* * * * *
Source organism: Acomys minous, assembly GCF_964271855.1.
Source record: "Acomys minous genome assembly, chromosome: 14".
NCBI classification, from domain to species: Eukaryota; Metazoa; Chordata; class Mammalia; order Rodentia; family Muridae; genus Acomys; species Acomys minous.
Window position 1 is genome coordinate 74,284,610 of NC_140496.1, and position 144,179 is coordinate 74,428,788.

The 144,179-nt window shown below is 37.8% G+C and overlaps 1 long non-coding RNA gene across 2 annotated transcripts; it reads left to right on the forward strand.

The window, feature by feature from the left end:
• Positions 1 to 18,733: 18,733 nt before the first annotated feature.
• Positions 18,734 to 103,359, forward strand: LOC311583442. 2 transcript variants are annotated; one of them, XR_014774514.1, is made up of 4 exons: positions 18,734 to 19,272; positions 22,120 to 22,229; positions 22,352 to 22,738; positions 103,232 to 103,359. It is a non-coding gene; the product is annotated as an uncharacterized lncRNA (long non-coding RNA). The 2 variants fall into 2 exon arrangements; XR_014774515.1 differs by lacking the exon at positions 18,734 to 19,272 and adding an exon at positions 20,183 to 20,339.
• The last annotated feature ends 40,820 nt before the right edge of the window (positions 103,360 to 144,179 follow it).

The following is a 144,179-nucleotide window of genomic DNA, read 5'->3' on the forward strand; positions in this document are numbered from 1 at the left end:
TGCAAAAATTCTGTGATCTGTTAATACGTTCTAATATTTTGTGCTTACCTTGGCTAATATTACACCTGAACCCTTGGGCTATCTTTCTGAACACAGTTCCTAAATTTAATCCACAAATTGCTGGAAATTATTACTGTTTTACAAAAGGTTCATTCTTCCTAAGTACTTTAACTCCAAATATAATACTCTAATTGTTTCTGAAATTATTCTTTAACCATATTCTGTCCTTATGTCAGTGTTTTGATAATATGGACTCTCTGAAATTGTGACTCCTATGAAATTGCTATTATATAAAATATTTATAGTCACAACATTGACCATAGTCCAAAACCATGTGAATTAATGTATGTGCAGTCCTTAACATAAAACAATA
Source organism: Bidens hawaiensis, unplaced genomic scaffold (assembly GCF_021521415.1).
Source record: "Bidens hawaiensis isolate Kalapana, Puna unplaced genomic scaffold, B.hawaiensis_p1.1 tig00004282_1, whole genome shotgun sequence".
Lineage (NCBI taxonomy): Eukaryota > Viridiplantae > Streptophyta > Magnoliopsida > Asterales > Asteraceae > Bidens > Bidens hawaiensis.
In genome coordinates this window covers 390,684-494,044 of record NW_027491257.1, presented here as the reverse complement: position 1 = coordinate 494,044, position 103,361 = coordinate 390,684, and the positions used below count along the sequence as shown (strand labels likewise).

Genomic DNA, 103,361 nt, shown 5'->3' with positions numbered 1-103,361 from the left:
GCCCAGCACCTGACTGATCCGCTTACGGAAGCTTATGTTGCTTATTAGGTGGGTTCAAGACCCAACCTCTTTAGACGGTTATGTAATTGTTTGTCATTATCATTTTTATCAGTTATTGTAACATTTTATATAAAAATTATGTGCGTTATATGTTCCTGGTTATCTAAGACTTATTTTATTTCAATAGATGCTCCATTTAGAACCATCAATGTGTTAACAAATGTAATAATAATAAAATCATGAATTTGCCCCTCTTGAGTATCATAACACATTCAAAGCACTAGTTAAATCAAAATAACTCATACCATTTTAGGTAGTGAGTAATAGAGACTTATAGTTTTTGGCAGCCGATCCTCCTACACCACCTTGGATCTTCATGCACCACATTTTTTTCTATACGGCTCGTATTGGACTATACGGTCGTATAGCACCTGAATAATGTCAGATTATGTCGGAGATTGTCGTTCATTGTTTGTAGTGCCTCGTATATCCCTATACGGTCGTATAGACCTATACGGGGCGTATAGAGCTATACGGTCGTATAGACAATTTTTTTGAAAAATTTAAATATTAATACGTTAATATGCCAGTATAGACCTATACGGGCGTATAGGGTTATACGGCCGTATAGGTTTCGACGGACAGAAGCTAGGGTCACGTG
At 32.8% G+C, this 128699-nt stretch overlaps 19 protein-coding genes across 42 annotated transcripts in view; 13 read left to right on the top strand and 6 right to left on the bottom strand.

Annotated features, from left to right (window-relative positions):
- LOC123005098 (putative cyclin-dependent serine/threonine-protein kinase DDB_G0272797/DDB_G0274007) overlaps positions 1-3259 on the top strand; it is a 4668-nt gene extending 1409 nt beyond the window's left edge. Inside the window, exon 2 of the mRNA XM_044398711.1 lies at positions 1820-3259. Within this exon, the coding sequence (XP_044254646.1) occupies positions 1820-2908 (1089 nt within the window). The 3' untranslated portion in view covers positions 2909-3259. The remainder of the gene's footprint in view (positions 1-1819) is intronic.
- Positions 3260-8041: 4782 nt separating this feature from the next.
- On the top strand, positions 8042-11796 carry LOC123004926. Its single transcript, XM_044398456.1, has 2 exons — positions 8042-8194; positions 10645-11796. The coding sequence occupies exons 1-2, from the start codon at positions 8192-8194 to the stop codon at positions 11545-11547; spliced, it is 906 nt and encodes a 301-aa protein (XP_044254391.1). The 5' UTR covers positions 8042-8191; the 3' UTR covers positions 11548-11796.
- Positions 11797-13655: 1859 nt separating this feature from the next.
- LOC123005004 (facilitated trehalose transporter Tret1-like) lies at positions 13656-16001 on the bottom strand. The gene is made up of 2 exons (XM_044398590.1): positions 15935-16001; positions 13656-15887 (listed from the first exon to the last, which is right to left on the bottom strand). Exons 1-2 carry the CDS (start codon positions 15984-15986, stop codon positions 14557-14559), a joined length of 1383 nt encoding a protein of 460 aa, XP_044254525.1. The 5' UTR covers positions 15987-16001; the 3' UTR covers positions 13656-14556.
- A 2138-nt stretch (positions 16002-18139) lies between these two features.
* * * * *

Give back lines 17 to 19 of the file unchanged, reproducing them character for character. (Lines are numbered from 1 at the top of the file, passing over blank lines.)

GCCCAGCACCTGACTGATCCGCTTACGGAAGCTTATGTTGCTTATTAGGTGGGTTCAAGACCCAACCTCTTTAGACGGTTATGTAATTGTTTGTCATTATCATTTTTATCAGTTATTGTAACATTTTATATAAAAATTATGTGCGTTATATGTTCCTGGTTATCTAAGACTTATTTTATTTCAATAGATGCTCCATTTAGAACCATCAATGTGTTAACAAATGTAATAATAATAAAATCATGAATTTGCCCCTCTTGAGTATCATAACACATTCAAAGCACTAGTTAAATCAAAATAACTCATACCATTTTAGGTAGTGAGTAATAGAGACTTATAGTTTTTGGCAGCCGATCCTCCTACACCACCTTGGATCTTCATGCACCACATTTTTTTCTATACGGCTCGTATTGGACTATACGGTCGTATAGCACCTGAATAATGTCAGATTATGTCGGAGATTGTCGTTCATTGTTTGTAGTGCCTCGTATATCCCTATACGGTCGTATAGACCTATACGGGGCGTATAGAGCTATACGGTCGTATAGACAATTTTTTTGAAAAATTTAAATATTAATACGTTAATATGCCAGTATAGACCTATACGGGCGTATAGGGTTATACGGCCGTATAGGTTTCGACGGACAGAAGCTAGGGTCACGTG
At 32.8% G+C, this 128699-nt stretch overlaps 19 protein-coding genes across 42 annotated transcripts in view; 13 read left to right on the top strand and 6 right to left on the bottom strand.

Annotated features, from left to right (window-relative positions):